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Prop 13 Reappraisals


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Under Proposition 13, real property (Land and Improvements) can only be reassessed (revalued for tax purposes) if there has been a change in ownership, new construction or a decline in value. Declines in the value of your property due to a natural calamity (Fire, Flood, Earthquake) or market conditions can reduce your property assessment temporarily until the condition is remedied. You may download the calamity form here: Requests for Calamity Review Applications. You may also download an application for review for declines due to market conditions here: Request for "Decline in Value" Review.

Generally, a change in ownership is a sale or transfer of title, while new construction is an addition or improvement to property. Remodels, or repair and replacement of existing items on your property do not cause reassessment unless you have renovated the building to the extent it becomes substantially equivalent to a new building. Additions will be assessed at fair market value.

Except for these two instances, reappraisals due to change in ownership and reappraisals due to new construction, property assessments cannot be increased by more than 2% annually.

However, if your property assessment was lowered under a decline in value (Decline in Value (R&T Sec. 51)) appraisal or Calamity Review, the restoration of your value may exceed 2% annually. If you have a concern that your property is assessed too high, please contact our office first to try and resolve the issue. If it cannot be resolved, then file an appeal of your assessment with your local Assessment Appeals Board under the County Board of Supervisors. You must file the appeal within 60 days of the date the notice of assessment or bill was sent, or for the annual main roll bill, between July 2nd and September 15th of each year.

Proposition 13

Passed by the voters in June 1978, Proposition 13 established key rules for the taxation of real property in California. As a result of this constitutional amendment:

  • The maximum amount of property tax cannot exceed 1% of the property’s appraised value, plus any bonds or fees approved by the voters.
  • Real property can only be reappraised upon a change-in-ownership or new construction. Business personal property, including boats and aircrafts, and certain restricted properties are subject to annual appraisal.
  • Except for these two instances, no increase in the assessed value of any real property under Proposition 13 can exceed 2% annually, regardless of the rate of inflation. However, value restoration back to Proposition 13 from a Decline in Value (R&T Sec. 51) value can exceed 2%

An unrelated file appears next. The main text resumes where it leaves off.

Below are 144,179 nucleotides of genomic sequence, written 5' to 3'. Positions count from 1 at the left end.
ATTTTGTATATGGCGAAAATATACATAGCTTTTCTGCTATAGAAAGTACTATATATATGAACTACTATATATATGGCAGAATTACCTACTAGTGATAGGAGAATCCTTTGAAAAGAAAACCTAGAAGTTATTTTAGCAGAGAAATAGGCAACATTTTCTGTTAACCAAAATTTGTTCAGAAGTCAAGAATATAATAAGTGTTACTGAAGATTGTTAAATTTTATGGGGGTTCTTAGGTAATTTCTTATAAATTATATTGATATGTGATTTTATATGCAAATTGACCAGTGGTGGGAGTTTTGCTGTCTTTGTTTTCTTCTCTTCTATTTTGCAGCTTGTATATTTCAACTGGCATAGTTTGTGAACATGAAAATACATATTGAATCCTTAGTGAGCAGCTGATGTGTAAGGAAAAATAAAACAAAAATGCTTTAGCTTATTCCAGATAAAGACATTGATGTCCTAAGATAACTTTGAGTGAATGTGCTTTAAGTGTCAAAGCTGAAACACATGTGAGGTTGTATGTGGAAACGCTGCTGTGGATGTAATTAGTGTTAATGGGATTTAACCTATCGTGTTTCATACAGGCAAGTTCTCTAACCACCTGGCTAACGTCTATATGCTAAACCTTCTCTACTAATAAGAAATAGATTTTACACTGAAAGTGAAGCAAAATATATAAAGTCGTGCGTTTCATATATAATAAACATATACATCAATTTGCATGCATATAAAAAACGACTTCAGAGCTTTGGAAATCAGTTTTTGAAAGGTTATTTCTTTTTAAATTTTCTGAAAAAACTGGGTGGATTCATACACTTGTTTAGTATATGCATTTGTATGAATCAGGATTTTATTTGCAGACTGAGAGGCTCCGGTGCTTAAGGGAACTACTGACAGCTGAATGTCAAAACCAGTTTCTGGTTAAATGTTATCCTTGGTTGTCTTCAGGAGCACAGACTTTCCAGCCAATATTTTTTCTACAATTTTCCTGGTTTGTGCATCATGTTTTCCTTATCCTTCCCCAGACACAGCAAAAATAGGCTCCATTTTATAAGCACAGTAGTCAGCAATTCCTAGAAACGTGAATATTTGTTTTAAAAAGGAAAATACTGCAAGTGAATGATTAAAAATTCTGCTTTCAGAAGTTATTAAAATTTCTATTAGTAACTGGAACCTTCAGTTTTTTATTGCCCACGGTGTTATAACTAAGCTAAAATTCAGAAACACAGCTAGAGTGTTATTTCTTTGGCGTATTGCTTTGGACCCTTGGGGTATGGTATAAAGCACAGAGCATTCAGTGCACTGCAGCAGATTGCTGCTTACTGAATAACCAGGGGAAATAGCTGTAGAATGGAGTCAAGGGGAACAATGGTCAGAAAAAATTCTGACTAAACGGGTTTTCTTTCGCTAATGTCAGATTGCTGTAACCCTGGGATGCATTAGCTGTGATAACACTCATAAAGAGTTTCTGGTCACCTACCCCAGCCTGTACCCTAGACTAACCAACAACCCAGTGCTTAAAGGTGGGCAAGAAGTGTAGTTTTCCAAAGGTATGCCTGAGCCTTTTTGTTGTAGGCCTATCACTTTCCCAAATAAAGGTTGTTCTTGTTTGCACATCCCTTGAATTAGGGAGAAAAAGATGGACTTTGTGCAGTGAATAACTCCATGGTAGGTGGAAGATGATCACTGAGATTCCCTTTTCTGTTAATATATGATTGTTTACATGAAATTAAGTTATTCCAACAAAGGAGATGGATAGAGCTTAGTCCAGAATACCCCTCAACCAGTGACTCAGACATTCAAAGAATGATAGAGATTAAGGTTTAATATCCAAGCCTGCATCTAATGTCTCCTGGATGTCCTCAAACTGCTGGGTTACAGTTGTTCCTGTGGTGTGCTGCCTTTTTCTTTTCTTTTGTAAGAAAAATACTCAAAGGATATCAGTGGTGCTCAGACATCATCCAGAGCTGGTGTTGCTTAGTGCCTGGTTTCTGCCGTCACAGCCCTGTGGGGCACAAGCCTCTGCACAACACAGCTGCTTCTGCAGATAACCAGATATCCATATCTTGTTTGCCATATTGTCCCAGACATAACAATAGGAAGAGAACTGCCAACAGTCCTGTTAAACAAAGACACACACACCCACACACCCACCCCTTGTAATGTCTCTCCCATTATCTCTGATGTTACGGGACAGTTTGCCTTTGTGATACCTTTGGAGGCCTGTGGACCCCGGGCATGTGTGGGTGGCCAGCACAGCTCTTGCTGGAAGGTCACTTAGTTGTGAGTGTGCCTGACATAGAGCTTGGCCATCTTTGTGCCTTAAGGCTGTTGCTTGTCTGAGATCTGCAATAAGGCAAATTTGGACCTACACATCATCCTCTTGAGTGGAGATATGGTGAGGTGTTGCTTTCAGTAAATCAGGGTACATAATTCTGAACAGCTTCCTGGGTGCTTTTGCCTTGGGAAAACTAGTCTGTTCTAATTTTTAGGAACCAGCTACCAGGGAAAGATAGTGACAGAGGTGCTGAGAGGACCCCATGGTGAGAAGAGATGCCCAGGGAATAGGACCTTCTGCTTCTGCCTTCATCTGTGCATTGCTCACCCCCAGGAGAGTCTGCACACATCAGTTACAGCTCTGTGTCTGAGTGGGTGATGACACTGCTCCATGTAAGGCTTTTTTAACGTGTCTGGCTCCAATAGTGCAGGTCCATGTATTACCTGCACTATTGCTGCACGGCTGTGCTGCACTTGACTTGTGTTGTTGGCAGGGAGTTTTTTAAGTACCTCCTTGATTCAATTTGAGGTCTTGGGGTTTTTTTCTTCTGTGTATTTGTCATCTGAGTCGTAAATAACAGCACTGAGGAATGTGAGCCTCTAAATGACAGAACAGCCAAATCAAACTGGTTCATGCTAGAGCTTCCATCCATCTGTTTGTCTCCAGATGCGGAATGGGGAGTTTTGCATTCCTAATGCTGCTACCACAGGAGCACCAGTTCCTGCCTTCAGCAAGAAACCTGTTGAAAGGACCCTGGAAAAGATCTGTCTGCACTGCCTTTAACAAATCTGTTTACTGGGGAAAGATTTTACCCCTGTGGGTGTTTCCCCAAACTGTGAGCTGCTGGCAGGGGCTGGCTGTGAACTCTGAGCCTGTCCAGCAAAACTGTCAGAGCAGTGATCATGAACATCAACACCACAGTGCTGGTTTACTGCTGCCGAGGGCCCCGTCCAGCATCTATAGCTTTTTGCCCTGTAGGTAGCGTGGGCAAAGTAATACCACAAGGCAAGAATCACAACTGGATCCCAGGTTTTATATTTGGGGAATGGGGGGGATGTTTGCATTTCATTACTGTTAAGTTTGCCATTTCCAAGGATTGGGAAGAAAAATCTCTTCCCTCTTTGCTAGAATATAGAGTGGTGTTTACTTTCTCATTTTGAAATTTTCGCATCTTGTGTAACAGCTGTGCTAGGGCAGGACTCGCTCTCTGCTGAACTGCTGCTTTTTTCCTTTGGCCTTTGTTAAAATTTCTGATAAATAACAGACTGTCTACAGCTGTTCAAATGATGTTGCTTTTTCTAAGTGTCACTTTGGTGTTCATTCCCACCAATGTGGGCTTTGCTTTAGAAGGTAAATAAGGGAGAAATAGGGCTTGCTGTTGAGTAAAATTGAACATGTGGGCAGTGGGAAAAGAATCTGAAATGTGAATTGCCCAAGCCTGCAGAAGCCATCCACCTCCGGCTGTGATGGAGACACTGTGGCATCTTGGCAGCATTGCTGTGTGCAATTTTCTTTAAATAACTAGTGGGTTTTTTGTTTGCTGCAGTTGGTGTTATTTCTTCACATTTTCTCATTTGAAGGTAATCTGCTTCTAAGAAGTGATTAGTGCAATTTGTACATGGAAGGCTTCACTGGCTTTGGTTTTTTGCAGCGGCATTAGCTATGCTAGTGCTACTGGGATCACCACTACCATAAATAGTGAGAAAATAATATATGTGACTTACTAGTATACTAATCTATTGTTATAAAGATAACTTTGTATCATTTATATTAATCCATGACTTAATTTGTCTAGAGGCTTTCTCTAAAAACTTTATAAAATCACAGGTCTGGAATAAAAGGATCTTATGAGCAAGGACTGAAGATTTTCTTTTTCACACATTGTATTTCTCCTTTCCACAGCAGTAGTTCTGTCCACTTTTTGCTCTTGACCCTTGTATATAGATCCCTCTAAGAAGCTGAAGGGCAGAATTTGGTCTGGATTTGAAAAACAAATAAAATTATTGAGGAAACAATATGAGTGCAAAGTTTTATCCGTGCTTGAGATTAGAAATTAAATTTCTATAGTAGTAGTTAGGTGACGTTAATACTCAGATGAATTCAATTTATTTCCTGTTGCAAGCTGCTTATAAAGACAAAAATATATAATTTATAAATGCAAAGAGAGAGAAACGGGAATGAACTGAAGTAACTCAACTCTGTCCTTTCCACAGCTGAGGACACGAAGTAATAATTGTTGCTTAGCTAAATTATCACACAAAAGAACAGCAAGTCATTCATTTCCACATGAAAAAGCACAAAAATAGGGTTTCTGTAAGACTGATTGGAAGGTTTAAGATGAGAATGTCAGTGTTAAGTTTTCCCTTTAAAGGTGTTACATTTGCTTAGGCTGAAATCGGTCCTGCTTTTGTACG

Change-In-Ownership Reappraisals

When a transfer occurs, the Assessor receives a copy of the deed and determines if a reappraisal is required under State law. If it is required, an appraisal is made to determine the new market value of the property. The property owner is then notified of the new assessment and has the right to appeal the value.

Important Exceptions and Exclusions to the Reappraisal Rules

  • Generally, refinancing will not cause a reassessment of the property as long as no one is added or deleted from title.  If someone was, the person contending that the change in ownership is only for refinancing purposes has the burden of proving that assertion.  
  • Any transfer between an individual and a legal entity (or between legal entities) that results solely in a change in the method of holding title in which the proportional ownership interests of the transferors and transferees remain exactly the same is excluded from reassessment under Proposition 13. No claim form is required; however, additional documentation may be required.
  • Any transfer between spouses will not cause a reassessment of the property.
  • Transfers of title between parents and children, or in certain circumstances grandparents and grandchildren, may be excluded from reassessment if an application is filed with the County Assessor and certain conditions are met. Each individual owner can transfer property up to 1 million dollars worth of assessed value in addition to their primary residence to their children/parents/grandchildren.
  • If one owner of your residence is age 55 or older, and you purchase a residence of equal or lesser market value within the state of California, you may be eligible to transfer your old property tax base to your new in Ventura County, if an application is filed with the County Assessor and certain conditions are met.

Preliminary Change of Ownership Report

State law requires the property owner to file this form with the County Recorder when recording certain documents. If the form is not filed, the Recorder will charge an additional recording fee of $20. Information furnished on this form by the property owner assists the Assessor in fulfilling his legal responsibilities. It is not a public document. For further information, call (805) 654-2181.

Change-in-Ownership Statement

The Assessor will use this form when the Preliminary Change of Ownership Report is either not filed or is incomplete. The Assessor also sends this form to owners of unique or specialized-type properties when they change ownership. State law provides for a penalty if this form is not returned to the Assessor. This form is not a public document. For further information, call (805) 654-2176.